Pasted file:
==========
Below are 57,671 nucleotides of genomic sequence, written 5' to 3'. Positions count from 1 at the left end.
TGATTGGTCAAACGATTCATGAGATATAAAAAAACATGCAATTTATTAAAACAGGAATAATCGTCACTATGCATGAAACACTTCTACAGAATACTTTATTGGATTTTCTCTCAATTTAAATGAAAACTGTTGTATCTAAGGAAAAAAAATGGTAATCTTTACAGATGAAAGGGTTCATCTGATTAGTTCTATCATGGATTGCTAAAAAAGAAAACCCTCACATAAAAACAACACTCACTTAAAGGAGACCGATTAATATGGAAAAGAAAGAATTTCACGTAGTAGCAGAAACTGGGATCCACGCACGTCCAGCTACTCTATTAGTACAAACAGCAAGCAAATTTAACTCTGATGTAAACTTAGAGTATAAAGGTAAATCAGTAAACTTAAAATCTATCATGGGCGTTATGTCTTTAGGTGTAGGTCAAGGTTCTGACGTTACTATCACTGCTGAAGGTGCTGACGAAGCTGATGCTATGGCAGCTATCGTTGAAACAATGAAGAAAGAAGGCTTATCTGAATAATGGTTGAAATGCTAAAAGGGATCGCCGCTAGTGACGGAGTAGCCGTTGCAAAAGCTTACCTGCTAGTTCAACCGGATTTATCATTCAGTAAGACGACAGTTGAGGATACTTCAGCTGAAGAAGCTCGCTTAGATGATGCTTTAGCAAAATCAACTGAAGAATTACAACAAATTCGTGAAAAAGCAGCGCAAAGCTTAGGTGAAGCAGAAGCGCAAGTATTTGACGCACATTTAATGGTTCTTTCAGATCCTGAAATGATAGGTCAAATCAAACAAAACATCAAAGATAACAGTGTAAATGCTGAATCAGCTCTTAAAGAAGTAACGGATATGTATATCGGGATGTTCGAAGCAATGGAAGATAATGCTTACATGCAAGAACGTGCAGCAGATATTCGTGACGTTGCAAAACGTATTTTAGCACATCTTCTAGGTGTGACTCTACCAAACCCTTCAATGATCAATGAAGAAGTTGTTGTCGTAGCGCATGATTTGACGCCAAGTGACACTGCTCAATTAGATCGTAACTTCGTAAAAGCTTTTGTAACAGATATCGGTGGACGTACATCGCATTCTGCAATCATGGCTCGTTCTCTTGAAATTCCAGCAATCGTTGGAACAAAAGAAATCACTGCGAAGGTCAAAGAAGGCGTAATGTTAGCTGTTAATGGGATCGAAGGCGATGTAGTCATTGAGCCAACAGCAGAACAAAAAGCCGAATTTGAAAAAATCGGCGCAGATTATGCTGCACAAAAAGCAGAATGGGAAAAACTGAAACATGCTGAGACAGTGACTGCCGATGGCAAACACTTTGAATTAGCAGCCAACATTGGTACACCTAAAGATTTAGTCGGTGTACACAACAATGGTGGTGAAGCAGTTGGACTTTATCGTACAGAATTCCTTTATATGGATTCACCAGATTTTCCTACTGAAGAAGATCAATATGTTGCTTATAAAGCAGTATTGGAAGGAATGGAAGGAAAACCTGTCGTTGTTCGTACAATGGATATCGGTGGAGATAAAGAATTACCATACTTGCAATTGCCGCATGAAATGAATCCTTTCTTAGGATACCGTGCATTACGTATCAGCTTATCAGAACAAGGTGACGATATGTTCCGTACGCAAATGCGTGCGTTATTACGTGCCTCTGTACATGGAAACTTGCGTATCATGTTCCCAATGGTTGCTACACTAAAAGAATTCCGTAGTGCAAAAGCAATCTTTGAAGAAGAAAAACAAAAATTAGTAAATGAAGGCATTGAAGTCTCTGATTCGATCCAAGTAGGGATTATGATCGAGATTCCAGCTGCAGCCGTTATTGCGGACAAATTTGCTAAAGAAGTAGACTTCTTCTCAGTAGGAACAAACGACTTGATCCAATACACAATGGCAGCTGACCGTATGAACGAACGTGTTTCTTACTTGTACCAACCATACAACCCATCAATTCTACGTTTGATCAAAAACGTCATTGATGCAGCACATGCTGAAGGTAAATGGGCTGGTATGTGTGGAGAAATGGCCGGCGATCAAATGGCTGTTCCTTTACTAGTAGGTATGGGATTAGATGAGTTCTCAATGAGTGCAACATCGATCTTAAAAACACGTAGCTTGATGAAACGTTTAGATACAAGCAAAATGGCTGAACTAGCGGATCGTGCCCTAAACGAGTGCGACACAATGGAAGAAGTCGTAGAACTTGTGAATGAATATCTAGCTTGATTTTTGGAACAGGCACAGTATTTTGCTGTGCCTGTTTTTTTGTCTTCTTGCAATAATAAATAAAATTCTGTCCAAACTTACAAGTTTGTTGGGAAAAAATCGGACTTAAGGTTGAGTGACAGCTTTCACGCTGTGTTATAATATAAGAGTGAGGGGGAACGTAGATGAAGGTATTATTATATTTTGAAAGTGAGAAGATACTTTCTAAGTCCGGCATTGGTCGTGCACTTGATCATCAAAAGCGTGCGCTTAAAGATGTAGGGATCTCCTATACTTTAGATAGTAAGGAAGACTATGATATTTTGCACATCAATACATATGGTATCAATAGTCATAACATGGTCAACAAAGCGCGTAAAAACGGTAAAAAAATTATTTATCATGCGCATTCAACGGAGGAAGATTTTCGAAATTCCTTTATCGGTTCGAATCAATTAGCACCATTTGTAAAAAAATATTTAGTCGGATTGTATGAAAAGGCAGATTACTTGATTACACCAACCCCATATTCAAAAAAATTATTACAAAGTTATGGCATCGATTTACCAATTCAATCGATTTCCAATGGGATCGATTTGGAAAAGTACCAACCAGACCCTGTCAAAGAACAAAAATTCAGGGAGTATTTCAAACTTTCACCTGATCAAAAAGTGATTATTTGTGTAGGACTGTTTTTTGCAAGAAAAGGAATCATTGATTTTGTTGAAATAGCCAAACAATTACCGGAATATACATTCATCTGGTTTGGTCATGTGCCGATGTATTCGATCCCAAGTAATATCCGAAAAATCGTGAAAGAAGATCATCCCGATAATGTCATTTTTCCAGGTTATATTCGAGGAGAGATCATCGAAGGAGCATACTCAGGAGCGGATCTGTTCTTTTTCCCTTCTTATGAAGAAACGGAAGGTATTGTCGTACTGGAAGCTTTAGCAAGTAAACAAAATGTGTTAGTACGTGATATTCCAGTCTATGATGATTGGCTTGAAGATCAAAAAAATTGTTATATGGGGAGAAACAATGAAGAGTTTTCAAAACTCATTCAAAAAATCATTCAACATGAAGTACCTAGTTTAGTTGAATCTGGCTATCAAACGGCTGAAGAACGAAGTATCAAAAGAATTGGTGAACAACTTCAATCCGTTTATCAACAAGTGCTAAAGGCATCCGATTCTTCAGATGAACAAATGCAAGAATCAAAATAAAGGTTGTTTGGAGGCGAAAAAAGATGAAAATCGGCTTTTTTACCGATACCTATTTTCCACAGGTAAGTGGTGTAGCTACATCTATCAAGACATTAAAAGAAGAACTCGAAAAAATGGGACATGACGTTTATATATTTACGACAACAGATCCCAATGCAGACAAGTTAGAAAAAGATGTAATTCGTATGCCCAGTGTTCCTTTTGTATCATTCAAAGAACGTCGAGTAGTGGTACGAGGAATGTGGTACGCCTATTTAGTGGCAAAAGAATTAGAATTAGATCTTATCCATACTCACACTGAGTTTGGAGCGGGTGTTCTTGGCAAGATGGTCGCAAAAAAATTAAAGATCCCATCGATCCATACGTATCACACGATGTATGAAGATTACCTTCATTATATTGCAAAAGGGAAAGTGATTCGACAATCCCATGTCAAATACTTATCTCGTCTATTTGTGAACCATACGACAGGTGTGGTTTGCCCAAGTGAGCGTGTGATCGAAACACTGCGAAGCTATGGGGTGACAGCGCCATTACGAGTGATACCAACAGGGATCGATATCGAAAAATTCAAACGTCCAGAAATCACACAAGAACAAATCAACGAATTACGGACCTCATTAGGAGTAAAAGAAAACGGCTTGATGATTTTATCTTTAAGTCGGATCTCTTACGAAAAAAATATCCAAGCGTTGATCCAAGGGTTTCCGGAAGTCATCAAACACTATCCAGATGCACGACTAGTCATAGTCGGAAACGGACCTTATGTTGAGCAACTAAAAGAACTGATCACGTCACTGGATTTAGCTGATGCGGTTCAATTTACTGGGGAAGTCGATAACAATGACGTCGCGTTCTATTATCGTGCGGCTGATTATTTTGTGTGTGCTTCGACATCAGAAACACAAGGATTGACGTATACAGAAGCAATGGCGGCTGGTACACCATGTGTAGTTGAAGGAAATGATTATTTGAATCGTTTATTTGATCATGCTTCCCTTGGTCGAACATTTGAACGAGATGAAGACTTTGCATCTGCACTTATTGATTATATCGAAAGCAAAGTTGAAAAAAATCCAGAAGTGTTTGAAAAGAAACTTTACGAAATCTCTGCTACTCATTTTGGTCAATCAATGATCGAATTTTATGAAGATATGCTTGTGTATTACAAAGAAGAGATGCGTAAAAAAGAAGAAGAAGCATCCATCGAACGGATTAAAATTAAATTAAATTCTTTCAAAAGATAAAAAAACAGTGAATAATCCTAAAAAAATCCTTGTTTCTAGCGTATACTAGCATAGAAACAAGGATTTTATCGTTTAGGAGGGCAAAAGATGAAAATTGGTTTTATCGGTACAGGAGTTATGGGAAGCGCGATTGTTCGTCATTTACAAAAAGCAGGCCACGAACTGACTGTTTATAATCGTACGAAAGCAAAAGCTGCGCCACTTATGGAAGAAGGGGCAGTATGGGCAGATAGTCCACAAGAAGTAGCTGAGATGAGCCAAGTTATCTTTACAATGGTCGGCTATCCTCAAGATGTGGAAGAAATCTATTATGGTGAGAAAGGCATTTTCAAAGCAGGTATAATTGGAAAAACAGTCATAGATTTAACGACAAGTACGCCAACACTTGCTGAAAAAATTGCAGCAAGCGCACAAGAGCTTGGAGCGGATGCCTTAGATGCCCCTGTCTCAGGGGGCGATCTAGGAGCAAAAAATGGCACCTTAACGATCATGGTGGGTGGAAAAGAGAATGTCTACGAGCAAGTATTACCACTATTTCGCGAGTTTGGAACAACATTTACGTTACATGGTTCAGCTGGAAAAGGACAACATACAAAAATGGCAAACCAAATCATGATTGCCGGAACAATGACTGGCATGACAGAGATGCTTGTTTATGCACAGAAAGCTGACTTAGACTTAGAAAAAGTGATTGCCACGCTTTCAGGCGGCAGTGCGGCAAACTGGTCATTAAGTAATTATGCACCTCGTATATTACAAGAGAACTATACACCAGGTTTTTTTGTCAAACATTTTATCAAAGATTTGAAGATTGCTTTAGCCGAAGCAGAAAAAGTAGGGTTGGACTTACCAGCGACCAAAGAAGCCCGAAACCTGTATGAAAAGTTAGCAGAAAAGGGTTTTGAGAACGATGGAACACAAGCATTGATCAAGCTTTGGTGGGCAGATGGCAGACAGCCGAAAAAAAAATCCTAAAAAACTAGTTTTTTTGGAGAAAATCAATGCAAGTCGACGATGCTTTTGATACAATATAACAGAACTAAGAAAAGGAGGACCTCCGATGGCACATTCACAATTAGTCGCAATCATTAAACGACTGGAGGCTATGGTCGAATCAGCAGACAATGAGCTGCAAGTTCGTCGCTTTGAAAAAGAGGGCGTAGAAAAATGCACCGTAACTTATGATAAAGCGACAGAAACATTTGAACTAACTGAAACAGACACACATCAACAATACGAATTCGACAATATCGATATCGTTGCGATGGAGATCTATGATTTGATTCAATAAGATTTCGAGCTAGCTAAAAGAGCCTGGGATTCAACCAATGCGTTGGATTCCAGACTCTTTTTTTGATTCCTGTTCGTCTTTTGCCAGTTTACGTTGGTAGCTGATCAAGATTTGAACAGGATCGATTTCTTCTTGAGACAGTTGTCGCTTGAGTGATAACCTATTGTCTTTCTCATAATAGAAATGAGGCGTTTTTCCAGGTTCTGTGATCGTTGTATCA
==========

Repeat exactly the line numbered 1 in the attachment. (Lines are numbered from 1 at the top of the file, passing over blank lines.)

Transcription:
Below are 57,671 nucleotides of genomic sequence, written 5' to 3'. Positions count from 1 at the left end.